Date of Award

1-1-1999

Degree Type

Thesis

Degree Name

Master of Education

Faculty

Faculty of Community Services, Education and Social Sciences

First Advisor

Dr. Mary Rohl

Abstract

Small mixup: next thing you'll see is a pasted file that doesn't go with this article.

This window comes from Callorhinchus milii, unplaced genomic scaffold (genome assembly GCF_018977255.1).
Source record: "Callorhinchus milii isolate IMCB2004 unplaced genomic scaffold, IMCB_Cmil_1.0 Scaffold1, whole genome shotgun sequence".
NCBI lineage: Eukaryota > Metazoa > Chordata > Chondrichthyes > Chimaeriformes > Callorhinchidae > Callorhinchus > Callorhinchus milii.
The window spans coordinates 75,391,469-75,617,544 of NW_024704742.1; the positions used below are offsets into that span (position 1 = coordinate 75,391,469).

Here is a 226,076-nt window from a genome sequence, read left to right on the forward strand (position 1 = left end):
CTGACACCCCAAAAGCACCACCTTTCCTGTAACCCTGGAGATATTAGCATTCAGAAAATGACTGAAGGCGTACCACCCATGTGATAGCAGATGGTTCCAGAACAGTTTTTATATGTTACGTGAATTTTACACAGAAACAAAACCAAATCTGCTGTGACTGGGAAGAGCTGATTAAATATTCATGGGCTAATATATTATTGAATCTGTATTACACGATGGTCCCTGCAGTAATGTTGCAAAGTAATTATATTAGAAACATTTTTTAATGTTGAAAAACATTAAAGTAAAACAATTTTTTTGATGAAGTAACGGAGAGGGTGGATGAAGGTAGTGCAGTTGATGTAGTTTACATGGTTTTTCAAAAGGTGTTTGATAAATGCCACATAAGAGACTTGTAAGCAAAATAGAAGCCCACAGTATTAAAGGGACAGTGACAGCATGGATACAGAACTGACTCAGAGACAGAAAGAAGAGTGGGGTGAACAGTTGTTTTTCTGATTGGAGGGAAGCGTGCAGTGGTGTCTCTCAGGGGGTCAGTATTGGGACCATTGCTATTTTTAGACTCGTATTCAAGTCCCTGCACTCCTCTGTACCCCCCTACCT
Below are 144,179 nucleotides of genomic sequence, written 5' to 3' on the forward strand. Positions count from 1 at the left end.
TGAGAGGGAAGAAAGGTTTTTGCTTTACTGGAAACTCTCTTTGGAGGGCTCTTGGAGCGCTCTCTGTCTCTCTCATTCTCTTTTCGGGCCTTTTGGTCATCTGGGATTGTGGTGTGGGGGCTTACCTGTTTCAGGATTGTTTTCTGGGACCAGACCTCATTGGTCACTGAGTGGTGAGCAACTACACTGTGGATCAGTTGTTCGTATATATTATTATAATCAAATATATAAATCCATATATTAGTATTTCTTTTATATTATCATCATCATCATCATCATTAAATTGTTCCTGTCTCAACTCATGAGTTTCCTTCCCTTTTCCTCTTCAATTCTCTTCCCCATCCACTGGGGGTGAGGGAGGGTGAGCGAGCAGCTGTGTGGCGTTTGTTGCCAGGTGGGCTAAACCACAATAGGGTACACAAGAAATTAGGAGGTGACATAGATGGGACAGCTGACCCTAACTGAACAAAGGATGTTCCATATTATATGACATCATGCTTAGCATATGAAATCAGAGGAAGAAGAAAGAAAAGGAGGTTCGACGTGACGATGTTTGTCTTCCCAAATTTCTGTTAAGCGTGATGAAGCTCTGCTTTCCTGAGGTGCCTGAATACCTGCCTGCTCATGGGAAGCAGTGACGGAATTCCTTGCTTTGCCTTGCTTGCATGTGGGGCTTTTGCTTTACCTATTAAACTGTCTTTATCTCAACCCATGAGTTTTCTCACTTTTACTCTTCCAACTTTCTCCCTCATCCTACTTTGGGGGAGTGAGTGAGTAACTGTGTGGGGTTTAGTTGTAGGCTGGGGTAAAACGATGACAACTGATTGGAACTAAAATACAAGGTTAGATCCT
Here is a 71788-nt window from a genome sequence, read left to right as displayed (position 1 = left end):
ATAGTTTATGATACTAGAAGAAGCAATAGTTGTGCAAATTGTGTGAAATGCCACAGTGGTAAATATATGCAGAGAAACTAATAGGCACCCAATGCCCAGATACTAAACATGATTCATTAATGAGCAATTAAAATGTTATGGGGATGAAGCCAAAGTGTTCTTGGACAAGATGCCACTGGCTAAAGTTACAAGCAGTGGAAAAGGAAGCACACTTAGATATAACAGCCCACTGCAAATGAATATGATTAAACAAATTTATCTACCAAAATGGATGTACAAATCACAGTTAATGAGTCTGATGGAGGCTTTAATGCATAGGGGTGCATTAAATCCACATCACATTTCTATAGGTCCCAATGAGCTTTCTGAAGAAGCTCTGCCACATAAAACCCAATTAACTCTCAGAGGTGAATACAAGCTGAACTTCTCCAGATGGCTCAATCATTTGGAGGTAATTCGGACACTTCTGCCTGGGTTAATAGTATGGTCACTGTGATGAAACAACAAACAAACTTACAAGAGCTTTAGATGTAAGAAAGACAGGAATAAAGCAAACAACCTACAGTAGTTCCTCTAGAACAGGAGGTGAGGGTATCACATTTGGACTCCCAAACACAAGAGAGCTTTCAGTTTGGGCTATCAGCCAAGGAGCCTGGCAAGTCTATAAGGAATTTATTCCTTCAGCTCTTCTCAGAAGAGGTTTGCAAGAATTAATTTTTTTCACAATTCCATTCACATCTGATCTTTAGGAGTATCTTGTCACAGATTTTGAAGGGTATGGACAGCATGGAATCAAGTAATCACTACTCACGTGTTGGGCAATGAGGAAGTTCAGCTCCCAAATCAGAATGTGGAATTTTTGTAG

This study investigates both the literacy-related knowledge of two groups of children beginning their preprimary education and the literacy-related practices identified by their parents as taking place in their homes. The two groups of children were attending preprimary centres located in different suburbs of Perth; one was in a low socio-economic status northern suburb and the other was in a high socio-economic status inner metropolitan suburb. The results of a questionnaire about family literacy practices showed that there was a wide range of literacy-related practices and materials available in the majority of the households involved in the study. The results of assessment of the literacy-related knowledge of the children showed that the children had begun to develop knowledge in some areas of emergent literacy which have been shown by previous research to predict success in learning to read. These areas of knowledge were: recognition of letters of the alphabet, vocabulary, environmental print, concepts of print and grammatical and phonological awareness. Statistically significant differences were found between the mean scores for both groups of children for each of the assessment tasks measuring literacy-related knowledge. Observation of the parent responses to the questionnaire, indicated that there were also differences between the home literacy practices of the two groups in the frequency of joint book reading, the number of classes (other than preprimary) attended by the children, computer use and the parents' expectations of their child's eventual level of education. Several aspects of the children's literacy-related knowledge (identification of letters of the alphabet, vocabulary, phonological awareness and grammatical awareness), were found to have statistically significant relationships with the home factors of frequency of joint book reading, teaching the letters of the alphabet, playing word and letter games, computer use and parent's level of education. The results of this study have implications for teachers who are attempting to implement early intervention programs or planning for individual children in their classes. The methods of assessment of young children's literacy-related knowledge need to be carefully chosen to be appropriate to the age and developmental level of the children. The tasks involved should measure specific areas of knowledge identified as predicting success in learning to read. The results of this study indicate that teachers may have children with a wide range of literacy-related knowledge entering their preprimary classes. In order to build on the skills and knowledge which these children bring with them, teachers need to acknowledge the rich and diverse context of home literacy practices rather than attempt to overcome the differences.

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